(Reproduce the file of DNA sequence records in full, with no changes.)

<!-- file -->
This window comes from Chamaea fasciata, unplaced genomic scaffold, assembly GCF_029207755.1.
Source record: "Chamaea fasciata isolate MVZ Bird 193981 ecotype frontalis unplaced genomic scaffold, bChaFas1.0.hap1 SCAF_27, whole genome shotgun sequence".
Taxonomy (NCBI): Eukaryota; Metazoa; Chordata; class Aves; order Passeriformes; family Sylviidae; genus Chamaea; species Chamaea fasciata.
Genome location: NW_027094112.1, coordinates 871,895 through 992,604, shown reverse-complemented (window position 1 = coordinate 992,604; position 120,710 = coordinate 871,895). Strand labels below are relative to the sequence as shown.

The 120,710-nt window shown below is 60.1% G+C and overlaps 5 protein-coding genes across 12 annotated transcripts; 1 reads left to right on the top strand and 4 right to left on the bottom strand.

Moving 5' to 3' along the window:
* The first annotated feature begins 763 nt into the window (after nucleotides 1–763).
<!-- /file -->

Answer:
This window comes from Chamaea fasciata, unplaced genomic scaffold, assembly GCF_029207755.1.
Source record: "Chamaea fasciata isolate MVZ Bird 193981 ecotype frontalis unplaced genomic scaffold, bChaFas1.0.hap1 SCAF_27, whole genome shotgun sequence".
Taxonomy (NCBI): Eukaryota; Metazoa; Chordata; class Aves; order Passeriformes; family Sylviidae; genus Chamaea; species Chamaea fasciata.
Genome location: NW_027094112.1, coordinates 871,895 through 992,604, shown reverse-complemented (window position 1 = coordinate 992,604; position 120,710 = coordinate 871,895). Strand labels below are relative to the sequence as shown.

The 120,710-nt window shown below is 60.1% G+C and overlaps 5 protein-coding genes across 12 annotated transcripts; 1 reads left to right on the top strand and 4 right to left on the bottom strand.

Moving 5' to 3' along the window:
* The first annotated feature begins 763 nt into the window (after nucleotides 1–763).